Column by Robert Valentine, senior lecturer of advertising
On my first day on campus as a genuine, fully-fledged freshman at a proud state university, I felt I was part of the institution itself.
That’s because I belonged to a group.
I could have felt like a member of my dormitory – a building dating back to the 1800s with bad lighting, one closet for three men and no air conditioning – but I wasn’t sure which of my roommates was “Rich” and which was “Glen.” We didn’t have the friendly luxury of residential colleges.
I might have felt like a member of the freshman class, but there were about 2,500 of us from many different places. I knew of only two other people from my hometown.
You would think I would have been pretty lonely.
But I was a member of the debate team. We were the prize nerds of the campus, I’m sure, but we knew who we were. We had a proud tradition to uphold, since the school had won three national championships dating back to 1952 (which was ancient history even when I got to campus).
We were family, with our own inside jokes non-debaters couldn’t understand. We picked fights (arguments after dinner in the cafeteria, actually) with seniors and law students and we won. We were rhetorical bullies and proud of it.
The important thing is this: we belonged. When things got tough, we could talk it over with the debate coach, who was among the wisest people on the planet (fact, not opinion). We could discuss with juniors and seniors the wisdom of taking anthropology instead of chemistry to satisfy university studies requirements.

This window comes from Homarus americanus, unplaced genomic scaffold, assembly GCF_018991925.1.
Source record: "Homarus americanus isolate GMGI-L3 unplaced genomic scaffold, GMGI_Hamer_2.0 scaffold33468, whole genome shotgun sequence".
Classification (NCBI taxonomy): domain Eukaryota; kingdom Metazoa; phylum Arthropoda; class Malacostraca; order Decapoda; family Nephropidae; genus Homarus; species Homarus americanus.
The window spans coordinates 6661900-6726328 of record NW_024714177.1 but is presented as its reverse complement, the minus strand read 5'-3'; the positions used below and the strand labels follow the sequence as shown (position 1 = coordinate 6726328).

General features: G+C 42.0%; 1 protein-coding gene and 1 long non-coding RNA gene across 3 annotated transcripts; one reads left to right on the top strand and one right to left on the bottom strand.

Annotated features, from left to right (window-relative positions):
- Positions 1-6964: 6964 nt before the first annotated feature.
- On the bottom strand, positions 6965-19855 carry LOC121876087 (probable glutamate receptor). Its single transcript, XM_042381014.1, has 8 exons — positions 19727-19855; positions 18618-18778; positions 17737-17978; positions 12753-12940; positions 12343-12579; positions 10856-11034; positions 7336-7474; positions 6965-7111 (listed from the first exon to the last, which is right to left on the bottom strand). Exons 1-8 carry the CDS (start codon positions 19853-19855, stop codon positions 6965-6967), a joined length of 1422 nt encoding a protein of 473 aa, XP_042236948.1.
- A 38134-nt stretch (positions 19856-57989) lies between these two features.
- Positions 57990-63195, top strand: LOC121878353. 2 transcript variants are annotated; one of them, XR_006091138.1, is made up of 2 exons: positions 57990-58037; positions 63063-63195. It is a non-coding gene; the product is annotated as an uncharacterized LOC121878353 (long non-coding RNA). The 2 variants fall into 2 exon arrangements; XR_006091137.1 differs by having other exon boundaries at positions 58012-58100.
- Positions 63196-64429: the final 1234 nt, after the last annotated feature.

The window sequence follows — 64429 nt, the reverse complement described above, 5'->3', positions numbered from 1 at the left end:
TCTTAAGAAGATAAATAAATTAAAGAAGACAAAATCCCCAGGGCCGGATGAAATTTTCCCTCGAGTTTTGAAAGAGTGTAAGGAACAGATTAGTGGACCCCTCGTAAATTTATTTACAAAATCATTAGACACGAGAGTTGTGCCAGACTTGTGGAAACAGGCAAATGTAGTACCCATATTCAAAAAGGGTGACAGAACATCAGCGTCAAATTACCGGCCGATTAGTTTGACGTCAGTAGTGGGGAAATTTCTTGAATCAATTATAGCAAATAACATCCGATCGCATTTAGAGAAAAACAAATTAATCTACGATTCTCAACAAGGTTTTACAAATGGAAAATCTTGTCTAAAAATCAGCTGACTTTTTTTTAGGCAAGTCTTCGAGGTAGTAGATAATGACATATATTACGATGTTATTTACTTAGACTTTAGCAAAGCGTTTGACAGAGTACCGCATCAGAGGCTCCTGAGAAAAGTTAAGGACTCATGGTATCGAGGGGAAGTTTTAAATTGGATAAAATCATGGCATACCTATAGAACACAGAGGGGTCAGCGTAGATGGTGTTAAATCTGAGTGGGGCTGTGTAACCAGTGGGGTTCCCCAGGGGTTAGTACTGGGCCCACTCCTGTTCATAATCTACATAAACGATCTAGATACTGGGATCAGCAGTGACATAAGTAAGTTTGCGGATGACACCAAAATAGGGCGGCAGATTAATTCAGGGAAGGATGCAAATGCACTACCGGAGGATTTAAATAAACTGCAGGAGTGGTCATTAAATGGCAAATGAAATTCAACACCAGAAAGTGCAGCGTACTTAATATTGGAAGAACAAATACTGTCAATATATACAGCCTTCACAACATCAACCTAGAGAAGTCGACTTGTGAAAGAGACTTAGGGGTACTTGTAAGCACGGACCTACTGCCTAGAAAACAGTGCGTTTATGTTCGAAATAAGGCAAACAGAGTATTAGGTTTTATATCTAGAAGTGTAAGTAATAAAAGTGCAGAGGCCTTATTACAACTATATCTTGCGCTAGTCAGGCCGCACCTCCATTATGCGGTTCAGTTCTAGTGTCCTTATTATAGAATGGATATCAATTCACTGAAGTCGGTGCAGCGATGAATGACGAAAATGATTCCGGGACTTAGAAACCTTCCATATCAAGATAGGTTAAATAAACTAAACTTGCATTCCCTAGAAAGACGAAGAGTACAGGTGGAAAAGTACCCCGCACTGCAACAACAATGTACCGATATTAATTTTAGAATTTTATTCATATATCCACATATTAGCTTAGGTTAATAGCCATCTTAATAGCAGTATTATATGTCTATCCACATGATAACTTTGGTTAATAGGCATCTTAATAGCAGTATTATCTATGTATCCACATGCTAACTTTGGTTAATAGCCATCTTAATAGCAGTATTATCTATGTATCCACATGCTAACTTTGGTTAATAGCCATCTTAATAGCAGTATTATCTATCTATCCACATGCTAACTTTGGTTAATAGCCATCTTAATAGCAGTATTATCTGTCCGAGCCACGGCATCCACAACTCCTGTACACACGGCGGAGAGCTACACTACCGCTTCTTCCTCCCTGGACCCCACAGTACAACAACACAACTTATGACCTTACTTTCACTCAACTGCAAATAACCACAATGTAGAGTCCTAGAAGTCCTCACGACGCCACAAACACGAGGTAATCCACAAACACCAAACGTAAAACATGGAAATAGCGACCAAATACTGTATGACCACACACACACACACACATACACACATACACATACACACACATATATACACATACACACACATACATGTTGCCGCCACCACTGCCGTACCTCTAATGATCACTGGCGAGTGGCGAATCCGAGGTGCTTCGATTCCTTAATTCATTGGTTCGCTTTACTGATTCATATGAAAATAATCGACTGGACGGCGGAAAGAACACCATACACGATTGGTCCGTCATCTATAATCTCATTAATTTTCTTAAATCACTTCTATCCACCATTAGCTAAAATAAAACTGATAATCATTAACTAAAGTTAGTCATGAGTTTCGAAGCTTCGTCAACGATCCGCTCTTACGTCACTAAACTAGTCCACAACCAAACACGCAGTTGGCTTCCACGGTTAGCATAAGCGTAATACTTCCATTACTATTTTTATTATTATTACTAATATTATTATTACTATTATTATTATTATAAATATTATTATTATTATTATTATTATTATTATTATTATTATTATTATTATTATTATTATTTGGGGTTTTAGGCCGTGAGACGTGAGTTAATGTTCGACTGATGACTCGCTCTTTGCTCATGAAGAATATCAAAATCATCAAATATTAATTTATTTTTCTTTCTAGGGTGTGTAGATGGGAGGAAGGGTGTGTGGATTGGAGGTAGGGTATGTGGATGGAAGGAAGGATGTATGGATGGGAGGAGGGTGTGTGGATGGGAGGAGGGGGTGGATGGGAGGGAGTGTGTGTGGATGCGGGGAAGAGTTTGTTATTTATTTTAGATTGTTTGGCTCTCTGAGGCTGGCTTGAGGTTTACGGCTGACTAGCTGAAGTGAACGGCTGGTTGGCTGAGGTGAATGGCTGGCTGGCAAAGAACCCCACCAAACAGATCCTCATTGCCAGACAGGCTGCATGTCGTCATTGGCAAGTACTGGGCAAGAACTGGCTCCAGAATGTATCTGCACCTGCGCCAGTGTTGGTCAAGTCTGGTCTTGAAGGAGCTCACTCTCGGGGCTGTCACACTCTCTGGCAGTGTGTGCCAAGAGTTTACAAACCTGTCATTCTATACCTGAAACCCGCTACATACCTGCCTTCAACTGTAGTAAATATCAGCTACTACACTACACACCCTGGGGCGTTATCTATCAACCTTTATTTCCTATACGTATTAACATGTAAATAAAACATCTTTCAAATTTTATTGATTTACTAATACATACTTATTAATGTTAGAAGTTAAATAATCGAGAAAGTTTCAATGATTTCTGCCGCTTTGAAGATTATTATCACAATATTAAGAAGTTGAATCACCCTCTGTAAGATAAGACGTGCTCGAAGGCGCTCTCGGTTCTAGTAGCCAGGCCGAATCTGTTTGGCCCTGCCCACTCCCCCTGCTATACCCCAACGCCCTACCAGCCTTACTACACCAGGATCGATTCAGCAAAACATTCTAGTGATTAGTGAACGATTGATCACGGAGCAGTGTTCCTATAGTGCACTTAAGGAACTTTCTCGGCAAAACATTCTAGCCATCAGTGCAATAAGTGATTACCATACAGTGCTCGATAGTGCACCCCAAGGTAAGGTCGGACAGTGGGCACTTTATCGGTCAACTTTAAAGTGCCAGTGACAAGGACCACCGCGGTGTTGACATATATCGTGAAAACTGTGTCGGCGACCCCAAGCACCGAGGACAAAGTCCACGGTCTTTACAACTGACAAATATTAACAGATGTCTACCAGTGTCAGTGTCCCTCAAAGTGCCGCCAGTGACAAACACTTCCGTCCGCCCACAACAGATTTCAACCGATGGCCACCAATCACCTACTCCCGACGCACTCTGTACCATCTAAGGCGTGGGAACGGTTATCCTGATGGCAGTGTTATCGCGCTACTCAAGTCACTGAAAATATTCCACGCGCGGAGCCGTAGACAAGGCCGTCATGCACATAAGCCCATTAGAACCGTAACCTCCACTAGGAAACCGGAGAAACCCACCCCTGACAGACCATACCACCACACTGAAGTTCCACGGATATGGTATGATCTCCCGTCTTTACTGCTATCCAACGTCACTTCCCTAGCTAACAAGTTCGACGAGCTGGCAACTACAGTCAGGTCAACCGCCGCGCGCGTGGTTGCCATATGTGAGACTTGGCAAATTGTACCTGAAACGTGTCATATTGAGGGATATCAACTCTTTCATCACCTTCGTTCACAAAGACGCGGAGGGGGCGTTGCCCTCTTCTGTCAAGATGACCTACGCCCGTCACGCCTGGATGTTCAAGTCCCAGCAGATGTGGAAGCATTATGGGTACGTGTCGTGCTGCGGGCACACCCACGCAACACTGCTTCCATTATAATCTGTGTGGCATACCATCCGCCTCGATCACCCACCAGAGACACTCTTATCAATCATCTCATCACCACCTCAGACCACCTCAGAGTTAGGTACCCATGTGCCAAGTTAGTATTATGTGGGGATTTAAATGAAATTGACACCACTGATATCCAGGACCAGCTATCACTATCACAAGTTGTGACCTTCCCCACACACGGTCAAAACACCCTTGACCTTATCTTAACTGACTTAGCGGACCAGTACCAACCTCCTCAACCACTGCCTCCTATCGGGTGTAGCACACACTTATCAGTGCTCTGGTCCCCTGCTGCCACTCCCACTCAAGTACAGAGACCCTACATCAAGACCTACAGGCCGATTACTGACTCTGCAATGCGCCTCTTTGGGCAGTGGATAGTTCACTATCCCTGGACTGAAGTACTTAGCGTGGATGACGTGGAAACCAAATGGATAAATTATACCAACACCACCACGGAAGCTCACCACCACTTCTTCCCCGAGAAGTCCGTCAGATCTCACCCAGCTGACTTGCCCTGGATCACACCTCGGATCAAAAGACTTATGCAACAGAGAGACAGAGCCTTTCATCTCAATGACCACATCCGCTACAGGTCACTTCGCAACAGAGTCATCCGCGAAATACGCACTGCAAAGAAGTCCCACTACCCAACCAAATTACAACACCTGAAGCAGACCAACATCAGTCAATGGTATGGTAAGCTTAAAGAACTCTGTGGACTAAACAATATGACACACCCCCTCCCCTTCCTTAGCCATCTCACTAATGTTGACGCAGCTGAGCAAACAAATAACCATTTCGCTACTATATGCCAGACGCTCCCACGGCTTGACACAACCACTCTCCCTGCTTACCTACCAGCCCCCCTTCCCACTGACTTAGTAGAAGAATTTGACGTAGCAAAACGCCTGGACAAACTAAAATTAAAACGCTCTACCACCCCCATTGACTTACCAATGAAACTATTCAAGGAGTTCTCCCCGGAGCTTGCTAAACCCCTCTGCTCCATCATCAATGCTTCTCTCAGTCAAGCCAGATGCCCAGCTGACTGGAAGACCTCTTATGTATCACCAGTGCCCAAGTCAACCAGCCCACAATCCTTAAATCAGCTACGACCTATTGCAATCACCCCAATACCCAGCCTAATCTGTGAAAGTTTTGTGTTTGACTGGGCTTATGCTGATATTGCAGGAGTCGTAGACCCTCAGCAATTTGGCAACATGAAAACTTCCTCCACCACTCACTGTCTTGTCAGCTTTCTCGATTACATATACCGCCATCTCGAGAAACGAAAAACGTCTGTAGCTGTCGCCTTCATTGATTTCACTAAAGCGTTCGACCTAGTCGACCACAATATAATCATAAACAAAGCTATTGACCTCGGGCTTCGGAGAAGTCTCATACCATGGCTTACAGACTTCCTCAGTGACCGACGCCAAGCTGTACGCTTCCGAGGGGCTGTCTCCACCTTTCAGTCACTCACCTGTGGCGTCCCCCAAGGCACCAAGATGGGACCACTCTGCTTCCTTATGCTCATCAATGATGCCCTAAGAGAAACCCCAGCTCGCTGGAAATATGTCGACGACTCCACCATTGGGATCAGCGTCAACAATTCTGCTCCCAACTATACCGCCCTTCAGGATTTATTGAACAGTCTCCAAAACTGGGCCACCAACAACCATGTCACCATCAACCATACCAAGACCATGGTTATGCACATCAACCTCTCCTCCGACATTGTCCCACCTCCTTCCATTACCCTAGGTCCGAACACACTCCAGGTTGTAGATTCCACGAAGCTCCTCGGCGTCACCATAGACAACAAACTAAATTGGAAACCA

There were girls on the team, too, and they became like sisters to us. They explained things about women and social rules that a teenage fellow of that era would have no other way of knowing. Life as a nerd was pretty good.
Later on would come things like fraternities, student government, honor societies, clubs and political groups, etc., etc., etc. Those were really helpful, too. Belonging, achieving and working with others provides security and challenges. You grow.
I was reminded of all that ancient business by a human resources director in Chicago. Last July, we were visiting HR heads and other supervisors at advertising and public relations agencies where Murray State students were on summer internships.
The HR director, who is in charge of hiring new employees – including summer interns – told us that some of big things she looks for on those skimpy resumés are memberships and involvement while at school.
“We’re looking for signs that this person can work with others,” she said, “that they have been involved with causes or interests; that they can lead and follow.”
You have that chance, right now. Groups all over campus are crying out for your participation. From the student government in the Curris Center to The Murray State News in Wilson Hall, organizations that can help you build a network of friends are looking for people to replace those who graduated. They are seeking those who can bring a new perspective to what they do.
Participation will be rewarding to you as an individual, but it may also be a key to getting hired for summer work or for your first job after college. You can’t decide to take part in these groups and activities after you graduate – that’s too late. It is an opportunity which, once ignored, won’t come again.
You are not alone and, at Murray State, you already know that. But there are organizations on every hand to help you learn, grow, have fun and develop the friendships that will last a lifetime. You can never tell, and you will never know until you step up and join.
Ever consider the debate team? Your residential college has one, and they are waiting for you to speak your mind. The floor is yours.